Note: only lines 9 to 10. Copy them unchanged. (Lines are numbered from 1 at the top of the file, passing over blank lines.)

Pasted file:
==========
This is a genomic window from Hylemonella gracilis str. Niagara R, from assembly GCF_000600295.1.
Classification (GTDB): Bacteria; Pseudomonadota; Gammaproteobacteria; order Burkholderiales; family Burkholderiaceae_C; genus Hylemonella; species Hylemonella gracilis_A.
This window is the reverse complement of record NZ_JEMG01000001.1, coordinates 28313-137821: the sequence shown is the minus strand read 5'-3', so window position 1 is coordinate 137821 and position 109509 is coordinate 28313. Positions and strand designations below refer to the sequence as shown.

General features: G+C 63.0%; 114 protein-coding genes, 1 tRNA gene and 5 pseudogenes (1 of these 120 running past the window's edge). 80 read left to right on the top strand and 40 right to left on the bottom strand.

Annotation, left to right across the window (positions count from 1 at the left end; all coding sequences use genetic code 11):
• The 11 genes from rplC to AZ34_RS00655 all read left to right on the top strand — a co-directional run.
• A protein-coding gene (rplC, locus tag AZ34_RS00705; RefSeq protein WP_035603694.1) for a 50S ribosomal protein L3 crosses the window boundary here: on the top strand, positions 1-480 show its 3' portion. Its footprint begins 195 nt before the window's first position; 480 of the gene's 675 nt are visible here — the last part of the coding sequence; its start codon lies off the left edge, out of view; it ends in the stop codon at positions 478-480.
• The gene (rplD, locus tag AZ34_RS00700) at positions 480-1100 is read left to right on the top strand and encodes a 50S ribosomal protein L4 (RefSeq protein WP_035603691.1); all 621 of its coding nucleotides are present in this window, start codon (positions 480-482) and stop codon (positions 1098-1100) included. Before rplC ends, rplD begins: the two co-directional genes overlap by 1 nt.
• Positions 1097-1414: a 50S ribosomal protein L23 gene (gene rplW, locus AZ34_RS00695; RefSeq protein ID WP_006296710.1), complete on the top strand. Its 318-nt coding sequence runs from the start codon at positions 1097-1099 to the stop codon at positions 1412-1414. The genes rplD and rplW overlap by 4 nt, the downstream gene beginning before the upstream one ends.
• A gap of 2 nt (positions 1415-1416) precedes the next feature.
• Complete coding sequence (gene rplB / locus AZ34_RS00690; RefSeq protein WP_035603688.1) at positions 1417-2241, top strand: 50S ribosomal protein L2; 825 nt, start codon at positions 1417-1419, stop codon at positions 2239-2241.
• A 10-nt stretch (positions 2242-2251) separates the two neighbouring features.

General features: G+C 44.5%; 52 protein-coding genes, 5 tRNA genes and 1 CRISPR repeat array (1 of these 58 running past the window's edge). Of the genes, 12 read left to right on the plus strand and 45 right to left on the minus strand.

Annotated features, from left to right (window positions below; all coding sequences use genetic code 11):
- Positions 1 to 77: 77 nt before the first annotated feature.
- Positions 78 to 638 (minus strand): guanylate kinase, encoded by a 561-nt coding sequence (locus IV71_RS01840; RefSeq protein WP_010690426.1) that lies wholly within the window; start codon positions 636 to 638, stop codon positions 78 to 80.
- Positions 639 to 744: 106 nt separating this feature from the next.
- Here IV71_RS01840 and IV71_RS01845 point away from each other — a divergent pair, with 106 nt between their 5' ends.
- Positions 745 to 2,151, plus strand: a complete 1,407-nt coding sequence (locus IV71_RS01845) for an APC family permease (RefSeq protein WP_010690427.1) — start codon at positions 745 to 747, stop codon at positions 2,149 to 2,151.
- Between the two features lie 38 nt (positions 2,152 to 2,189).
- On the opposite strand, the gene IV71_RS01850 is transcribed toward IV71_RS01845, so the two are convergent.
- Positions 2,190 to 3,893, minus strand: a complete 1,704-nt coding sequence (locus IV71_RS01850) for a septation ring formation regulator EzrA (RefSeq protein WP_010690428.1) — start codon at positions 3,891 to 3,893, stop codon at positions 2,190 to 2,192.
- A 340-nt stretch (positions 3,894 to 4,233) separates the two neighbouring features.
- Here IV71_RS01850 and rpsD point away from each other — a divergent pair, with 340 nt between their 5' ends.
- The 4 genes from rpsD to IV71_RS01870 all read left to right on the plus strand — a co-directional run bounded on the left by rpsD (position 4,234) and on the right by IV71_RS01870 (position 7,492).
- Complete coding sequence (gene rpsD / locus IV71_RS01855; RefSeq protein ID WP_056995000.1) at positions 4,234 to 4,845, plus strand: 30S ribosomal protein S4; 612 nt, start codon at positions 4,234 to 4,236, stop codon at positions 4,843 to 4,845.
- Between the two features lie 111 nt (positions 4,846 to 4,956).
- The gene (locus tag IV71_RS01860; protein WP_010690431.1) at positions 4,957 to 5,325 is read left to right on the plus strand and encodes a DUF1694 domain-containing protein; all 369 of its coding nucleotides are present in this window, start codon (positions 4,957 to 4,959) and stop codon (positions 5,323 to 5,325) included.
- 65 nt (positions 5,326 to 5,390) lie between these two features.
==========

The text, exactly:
• Positions 1097-1414: a 50S ribosomal protein L23 gene (gene rplW, locus AZ34_RS00695; RefSeq protein ID WP_006296710.1), complete on the top strand. Its 318-nt coding sequence runs from the start codon at positions 1097-1099 to the stop codon at positions 1412-1414. The genes rplD and rplW overlap by 4 nt, the downstream gene beginning before the upstream one ends.
• A gap of 2 nt (positions 1415-1416) precedes the next feature.